Thursday, 2 December 2010

Dim Dusk Moving Gloom - Articles of Faith

Artist Dim Dusk Moving Gloom
Year 2010
Label Datahex
Genre Psychedelic Noise, Drone

I'm not overly fond of netlabels. I feel I should get that out of the way. For every great netlabel, and there are a few, there's about one hundred others that put out releases by the likes of RedSK and Breakdancing Ronald Reagan. Netlabels more so than anything else seem to lack quality control, even the major noise net label Smell the Stench has "put out" stuff by some less than favourable "artists". I know explaining a bias doesn't excuse it but hopefully airing that won't allow it to tain this review.

Dim Dusk Moving Gloom is one of many projects of Justin Mark Lloyd, playing a fucked up mix of Psychedelic Noise, Droning sound scapes and the odd harsh element thrown in. He also heads up the Rainbow Bridge label when he's not record with his plethora of projects. This release, Articles of Faith, finds it's home on Datahex records, a relatively recent netlabel. Looking over their releases is a bit of a mixed bag, though not terrible, with the exception of my excessive recoil upon noticing BRR appearing on one of their compilations. I must say in favour of both Dim Dusk Moving Gloom and Datahex that Articles of Faith is doing a lot to redefine how I look at netlabels.

The release opens with an almost R&B flavoured beat, sounding like a distortion of the opening beat to Amazing (Kanye West). Hints of static creeping around the side. Slight stuttering on some of the beats lends a Chopped and Screwed feel to the piece. The beat is soon overtaken by wailing high end and a crunchy, bassy layer of static. Vocals charge headlong into the mix, drenched in reverb and delivered in an almost Power Electronics style.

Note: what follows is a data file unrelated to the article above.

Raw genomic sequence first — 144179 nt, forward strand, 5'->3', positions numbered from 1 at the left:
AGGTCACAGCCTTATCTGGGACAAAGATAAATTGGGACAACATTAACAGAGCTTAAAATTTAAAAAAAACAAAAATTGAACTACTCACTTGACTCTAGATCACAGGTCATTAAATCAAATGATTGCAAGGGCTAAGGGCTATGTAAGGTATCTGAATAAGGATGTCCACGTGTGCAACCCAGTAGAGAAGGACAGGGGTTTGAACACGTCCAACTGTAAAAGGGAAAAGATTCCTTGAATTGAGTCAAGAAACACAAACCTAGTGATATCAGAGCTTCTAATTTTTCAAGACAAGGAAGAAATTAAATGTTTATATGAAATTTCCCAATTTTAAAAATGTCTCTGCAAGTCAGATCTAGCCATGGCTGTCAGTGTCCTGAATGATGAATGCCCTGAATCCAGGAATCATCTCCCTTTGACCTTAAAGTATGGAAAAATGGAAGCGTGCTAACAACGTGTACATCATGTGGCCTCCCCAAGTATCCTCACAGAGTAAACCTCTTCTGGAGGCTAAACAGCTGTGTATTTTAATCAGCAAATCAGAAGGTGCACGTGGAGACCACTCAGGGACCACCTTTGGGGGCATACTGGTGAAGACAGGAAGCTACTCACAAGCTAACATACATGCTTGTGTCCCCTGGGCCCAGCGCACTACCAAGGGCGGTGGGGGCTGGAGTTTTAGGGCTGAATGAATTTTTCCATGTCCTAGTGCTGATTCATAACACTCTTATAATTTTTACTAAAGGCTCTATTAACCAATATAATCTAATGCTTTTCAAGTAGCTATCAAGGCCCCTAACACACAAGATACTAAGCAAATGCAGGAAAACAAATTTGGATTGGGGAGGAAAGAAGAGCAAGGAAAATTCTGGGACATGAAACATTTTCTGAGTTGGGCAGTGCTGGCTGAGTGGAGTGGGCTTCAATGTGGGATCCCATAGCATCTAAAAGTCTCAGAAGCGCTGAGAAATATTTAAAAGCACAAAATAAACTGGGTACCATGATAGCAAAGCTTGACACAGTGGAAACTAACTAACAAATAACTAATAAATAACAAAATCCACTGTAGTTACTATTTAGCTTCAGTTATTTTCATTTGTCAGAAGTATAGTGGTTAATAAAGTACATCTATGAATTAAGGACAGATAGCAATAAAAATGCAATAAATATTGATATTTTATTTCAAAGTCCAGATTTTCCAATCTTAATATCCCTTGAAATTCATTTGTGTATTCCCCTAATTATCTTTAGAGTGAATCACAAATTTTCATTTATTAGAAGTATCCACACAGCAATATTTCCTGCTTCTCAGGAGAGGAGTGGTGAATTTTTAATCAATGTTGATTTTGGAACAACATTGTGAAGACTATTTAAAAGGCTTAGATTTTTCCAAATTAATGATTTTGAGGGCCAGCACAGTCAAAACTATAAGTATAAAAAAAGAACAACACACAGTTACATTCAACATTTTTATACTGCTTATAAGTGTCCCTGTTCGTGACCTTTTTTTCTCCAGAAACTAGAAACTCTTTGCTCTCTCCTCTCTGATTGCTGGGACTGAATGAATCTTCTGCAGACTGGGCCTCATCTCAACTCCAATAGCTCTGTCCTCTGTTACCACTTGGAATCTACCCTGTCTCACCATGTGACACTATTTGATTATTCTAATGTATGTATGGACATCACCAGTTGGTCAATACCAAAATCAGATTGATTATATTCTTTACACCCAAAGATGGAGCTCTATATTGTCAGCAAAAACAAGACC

The next track is a 17 minute droning dirge. Crumbly walls of bass move at a glacial pace with a well integrated use of religious samples. The matter of fact, mildly upbeat samples is juxtaposed with the static and shrieks low in the mix. Both the music and the sample taken on new meaning when put together, meaning that isn't inherent (Not that I want to discuss the potential of Eisenstein's montage theory in relation to music). Soon high end skree pushes into the piece, the sample still going on in the background, fighting for position and breaking through so only a few seconds here and there are audible. The track does begin to overstay it's welcome at around the 14 minute mark, created as it is around the one sample. Also worthy of note is a high end whine noteable at the beginning of the track which is often found when using a computer programme to artificially slow a piece, whether this is the cause or not it is still distracting.

Next up is a short 2 minute number, bassy noise fliterring between channels, panned perfectly. Slowly starting to get lost in oncoming waves of psychedelic static.

Sundowning is a thirty minute piece that begins slowly and creeps it's way up to a static onslaught. Slowly gathering elements as it progresses, the rumble and crumble of bass is especially prevalent in this track (and the release as a whole) but unfortunately seems to ebb away when the white noise begins. This leaves the track feeling hollow, as it's left with nothing but high end for a while. Like thunder the bass suddenly returns to make a blistering cocktail not far removed from some of the less vocal heavy Masonna 7''s. As the assault collapses into itself the sounds of dying electronics rise to the front, the entire tracks sounding like a spaceship entering a meteor storm and just as it manages to get free all electronics die, slowly.

The final track on Articles of Faith is Prosthetic Relief which mixes the bassier noise with a slowly ebbing drone. This track almost functions the same way as the final song on a psy-trance album. More chilled out and relaxing, bringing you back to earth after the trip you've just been dragged on.

Articles of Faith isn't without fault, certain tracks can feel slightly overlong. Besides this the quality is brilliant however, you can tell that every element is well crafted and put together with utmost care. As I mentioned earlier Dim Dusk Moving Gloom and Datahex have managed to make me rethink (certain) netlabels. That's got to be worth something.

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